The State of Public Emergency declared in Jamaica in the parish of St James, where the island’s tourist capital Montego Bay is located, will stay in place for another three months.
The House of Representatives yesterday approved a resolution extending the provision – which took effect on January 18 for an initial period of 14 days – until May 2. All 51 members of the House who were present voted in favour of the motion. Eleven members were absent.
In an address prior to the passage of the resolution, Prime Minister Andrew Holness explained that the extension was necessary, as more time is required for the security forces to carry out operations in the parish where 335 people were murdered last year.
“It was not anticipated that all that is required would be accomplished in 14 days. It is reasonable to expect that even with extraordinary powers, it will take some time to affect the situation in St. James,” he said.
Holness added that the rampant criminality, in particular murder, lottery scamming, trafficking and other illicit businesses, is evidence of an ecosystem of crime that is well resourced and interconnected, with broad reach in the parish of St James through a network of facilitators, both public officials and private persons.
“The intelligence picture is being built on not only perpetrators, but also on the facilitators as well, and we will be targeting both the street-level criminal and the facilitators,” he assured.
Adding that confidence is being built between the public and the security forces, the Prime Minister said: “We need to support the security forces within the context that they will enforce the law within the provisions as we ensure a better future for our citizens. While we acknowledge that there will be some disruption and fallout, we must take back control of our country and we must dismantle the network of organized crime.”
Holness stressed that the declaration of a State of Public Emergency does not mean the suspension of the rule of law, adding that the security forces are expected to and have been directed to treat citizens with respect and to protect the dignity and safety of all.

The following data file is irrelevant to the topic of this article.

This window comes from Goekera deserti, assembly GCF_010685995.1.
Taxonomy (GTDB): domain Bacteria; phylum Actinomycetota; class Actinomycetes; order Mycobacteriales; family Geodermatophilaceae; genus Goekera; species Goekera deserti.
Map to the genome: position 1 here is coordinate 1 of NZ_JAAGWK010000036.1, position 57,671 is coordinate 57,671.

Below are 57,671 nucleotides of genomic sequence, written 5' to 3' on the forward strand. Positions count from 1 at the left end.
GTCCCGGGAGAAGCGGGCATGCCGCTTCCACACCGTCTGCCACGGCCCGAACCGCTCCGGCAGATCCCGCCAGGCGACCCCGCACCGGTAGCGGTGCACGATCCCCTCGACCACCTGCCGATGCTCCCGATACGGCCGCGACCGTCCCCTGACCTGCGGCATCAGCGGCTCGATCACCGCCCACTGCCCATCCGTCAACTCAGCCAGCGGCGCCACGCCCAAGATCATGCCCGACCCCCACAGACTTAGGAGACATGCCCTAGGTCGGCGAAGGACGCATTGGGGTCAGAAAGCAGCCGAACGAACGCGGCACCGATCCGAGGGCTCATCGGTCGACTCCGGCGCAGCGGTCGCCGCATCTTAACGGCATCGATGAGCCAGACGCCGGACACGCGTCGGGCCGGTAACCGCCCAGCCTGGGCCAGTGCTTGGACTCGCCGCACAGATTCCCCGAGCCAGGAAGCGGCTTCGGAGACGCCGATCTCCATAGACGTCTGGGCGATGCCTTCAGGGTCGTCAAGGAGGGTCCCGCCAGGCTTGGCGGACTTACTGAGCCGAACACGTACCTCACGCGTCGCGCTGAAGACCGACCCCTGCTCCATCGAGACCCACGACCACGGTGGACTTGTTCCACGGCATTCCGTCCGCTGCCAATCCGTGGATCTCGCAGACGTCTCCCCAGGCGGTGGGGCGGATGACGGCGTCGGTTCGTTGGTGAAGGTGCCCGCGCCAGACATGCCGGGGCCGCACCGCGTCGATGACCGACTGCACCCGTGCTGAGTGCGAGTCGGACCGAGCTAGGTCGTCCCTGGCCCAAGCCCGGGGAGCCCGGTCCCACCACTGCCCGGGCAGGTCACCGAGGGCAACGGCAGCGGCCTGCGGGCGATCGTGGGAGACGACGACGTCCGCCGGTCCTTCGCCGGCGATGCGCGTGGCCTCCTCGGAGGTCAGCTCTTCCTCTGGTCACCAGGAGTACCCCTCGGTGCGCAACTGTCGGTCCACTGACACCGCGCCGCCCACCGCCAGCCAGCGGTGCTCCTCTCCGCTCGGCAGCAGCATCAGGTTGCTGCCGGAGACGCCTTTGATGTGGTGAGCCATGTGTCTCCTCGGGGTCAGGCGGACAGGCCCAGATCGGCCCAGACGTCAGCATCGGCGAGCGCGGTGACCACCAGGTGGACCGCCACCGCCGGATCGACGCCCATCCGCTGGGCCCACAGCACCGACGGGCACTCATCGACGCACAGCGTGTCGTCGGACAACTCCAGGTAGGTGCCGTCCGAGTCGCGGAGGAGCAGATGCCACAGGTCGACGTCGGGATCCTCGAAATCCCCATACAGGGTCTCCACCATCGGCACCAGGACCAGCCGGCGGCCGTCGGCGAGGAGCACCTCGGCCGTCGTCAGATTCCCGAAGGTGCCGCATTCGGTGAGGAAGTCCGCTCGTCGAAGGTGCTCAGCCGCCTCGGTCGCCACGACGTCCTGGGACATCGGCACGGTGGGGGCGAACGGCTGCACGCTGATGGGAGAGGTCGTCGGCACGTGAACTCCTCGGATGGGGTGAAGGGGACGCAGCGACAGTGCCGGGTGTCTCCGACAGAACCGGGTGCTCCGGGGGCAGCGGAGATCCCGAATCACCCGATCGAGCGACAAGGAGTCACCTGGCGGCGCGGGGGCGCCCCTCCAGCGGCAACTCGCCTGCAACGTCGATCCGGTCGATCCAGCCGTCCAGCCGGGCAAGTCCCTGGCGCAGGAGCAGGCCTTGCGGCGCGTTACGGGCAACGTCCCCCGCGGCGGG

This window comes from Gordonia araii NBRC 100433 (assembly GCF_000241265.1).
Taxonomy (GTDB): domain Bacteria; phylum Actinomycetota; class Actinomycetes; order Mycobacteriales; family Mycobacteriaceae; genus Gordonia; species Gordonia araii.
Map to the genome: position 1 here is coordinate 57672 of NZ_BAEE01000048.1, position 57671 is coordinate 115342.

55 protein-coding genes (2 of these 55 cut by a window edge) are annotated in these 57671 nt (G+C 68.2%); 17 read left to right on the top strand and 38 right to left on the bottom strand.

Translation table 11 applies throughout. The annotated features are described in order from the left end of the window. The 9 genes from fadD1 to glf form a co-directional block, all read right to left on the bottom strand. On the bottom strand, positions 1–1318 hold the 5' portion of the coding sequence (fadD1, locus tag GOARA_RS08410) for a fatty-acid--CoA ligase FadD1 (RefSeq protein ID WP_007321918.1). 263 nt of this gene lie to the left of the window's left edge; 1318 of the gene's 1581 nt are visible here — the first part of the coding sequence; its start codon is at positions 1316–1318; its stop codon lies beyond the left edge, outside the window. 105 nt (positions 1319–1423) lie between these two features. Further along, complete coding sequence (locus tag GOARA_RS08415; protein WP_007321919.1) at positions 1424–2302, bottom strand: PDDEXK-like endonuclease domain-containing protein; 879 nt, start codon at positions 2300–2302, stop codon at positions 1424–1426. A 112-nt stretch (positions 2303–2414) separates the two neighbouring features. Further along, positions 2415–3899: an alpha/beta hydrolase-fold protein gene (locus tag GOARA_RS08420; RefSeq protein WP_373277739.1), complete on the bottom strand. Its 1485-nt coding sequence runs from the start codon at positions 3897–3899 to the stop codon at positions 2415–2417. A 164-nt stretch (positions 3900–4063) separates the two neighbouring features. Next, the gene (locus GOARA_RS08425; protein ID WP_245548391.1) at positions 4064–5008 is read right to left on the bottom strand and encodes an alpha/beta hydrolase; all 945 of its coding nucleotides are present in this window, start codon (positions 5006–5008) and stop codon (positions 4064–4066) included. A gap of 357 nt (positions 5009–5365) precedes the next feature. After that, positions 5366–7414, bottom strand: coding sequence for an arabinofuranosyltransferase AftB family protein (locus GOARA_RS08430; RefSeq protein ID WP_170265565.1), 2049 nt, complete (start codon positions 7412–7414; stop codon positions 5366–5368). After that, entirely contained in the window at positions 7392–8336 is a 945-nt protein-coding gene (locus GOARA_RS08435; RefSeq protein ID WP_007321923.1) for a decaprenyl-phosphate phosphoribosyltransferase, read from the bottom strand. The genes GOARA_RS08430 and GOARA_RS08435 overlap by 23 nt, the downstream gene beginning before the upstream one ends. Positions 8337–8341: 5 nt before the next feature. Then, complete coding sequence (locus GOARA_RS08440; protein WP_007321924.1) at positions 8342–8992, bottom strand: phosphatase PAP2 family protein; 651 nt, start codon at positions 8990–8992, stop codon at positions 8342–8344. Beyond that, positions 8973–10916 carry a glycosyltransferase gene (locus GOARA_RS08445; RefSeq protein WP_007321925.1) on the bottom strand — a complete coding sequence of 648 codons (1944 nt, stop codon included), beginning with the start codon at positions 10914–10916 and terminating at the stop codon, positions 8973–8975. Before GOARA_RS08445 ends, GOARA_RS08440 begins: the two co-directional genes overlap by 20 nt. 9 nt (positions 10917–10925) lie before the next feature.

During the State of Public Emergency, the security forces have the power to search, curtail operating hours of business, restrict access to places and detain persons without a warrant. It also gives them power to stop and question persons and power to seize property. They can also control public gatherings and control movements.
Holness said the additional powers allow the security forces, through a suite of operations, to bring the high levels of violence and murders under control and also prevent the movement of weapons.
“The overall government response to the criminal ecosystem has to be more sophisticated than solely direct action on criminal gangs. It must be extended beyond the JCF and the JDF to other enforcement arms of the Government whose efforts address unexplained wealth, public order in the towns, illegal construction, illicit businesses, and many other matters that affect the rule of law,” he said.
Since the State of Public Emergency was announced, 10 guns have been retrieved, and 51 people have been arrested and charged.
Leader of the Opposition, Dr. Peter Phillips, said his side supported the extension of the State of Emergency.
“We accept that the peace could not be restored sufficiently in the 14 days permitted under the Constitution and that more time needs to be made available to the security forces in order for confidence in the state of civil order to be spread widely among the people of St. James,” he said.
However, he cautioned against using this method of tackling crime in an “open-ended” manner.
“Even as we are minded to support the extension for three months, there cannot be an open-ended state of emergency in St James or any other part of the country, so while we will support this, we urge that all necessary measures will be taken to ensure that the situation is brought under control,” he said.
He called for the “kingfish of organized crime in St James to be brought to book”.